Coaches and parents focus heavily on helping their athletes learn the skills for their sport. But often overlooked is teaching athletes just how they can reinforce and steadily improve these skills by setting SMART goals.
Setting goals with your youth athlete is not only important in improving your athlete’s sport performance, but is a life skill that will benefit them greatly off the court or field.
Goal-setting helps athletes to understand their current level of skill, achievements, and ability to progress. Establishing goals may seem simple, but to do so effectively requires an understanding of the different types and how to set, monitor, and accomplish them.
Prior to setting personal goals, have your athletes list their personal strengths and weaknesses.
Next, have one-on-one meetings to discuss this list and then set goals that will help convert the weaknesses into strengths. Try having these meetings after the initial few weeks of practice or the season, which will allow players to better establish their roles and become familiar with their abilities, the system, and expectations.
A good set of goals contain several short-term ones that support larger long-term ones. An example for a basketball player could look like:
- Short-term goal: Shoot 200 extra free throws a week and record them
- Short-term goal: Visualize shooting perfect free throws each night before bed
- Short-term goal: Shoot 10 free throws each practice with eyes closed to improve muscle memory
- Long-term goal: Improve free throw percentage to 75% for the season
Before or during these individual meetings, ask athletes to write their goals and share them. Discuss the goals, and once agreed upon, make copies for both of you to have. Encourage the athlete to display these goals in their locker or at home where they can be seen regularly, as goals that are visible are more likely to be attained.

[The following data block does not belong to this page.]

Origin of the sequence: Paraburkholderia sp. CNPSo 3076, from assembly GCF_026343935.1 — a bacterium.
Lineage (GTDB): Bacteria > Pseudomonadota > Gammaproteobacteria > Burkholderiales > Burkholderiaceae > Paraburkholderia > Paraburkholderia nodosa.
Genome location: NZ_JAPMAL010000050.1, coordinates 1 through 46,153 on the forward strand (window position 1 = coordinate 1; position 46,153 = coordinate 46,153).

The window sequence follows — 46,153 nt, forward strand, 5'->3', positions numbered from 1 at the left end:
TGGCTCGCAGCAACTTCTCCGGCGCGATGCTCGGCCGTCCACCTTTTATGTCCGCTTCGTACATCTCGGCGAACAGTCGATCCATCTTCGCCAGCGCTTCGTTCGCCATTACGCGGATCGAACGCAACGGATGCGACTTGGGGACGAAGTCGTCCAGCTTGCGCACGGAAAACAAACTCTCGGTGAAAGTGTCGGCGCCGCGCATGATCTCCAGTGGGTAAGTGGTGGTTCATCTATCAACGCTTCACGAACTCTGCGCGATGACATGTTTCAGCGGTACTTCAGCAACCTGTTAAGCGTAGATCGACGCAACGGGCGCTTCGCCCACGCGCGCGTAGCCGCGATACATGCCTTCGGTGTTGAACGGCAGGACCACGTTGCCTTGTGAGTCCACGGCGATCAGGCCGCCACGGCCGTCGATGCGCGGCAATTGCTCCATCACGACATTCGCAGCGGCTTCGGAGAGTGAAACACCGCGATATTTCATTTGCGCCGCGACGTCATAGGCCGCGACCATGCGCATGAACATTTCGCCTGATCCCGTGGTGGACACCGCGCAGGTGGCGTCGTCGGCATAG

Checking In With Your Athletes’ Goals
It’s important at various points in the season to remind players to review their goals. Some seasons allow more time than others for one-on-one meetings. These meetings not only allow athletes an opportunity to revise their goals as needed, but also to re-examine their strengths and weaknesses or address any issues.
The end-of-season meetings are probably the most important, but can also be the most challenging to fit in. Even so, all the work spent on goals throughout the season is pointless if there is no follow up at the end of the season. If time is limited, still try to have at least a quick conversation with each player to ask if they believe they met their goals for the year. This is also a great time to discuss areas of improvement and things they could work on in the off-season.
Setting Team Goals
Team goals can be set using a similar process as with personal goals, but should be established by the team with everyone present.
Before setting team goals, have a discussion that covers the results from the previous season, roster changes, this season’s schedule, and the team’s strengths and weaknesses. Then, work together to establish team goals that are SMART (specific, measurable, achievable, realistic, and timely).
Just like with individual goals, it’s important to regularly check on the team’s progress toward their goals and make adjustments where necessary. Be sure to remind the team that goals are not etched in stone and should be designed knowing that changing them is sometimes necessary and not considered ‘failure’.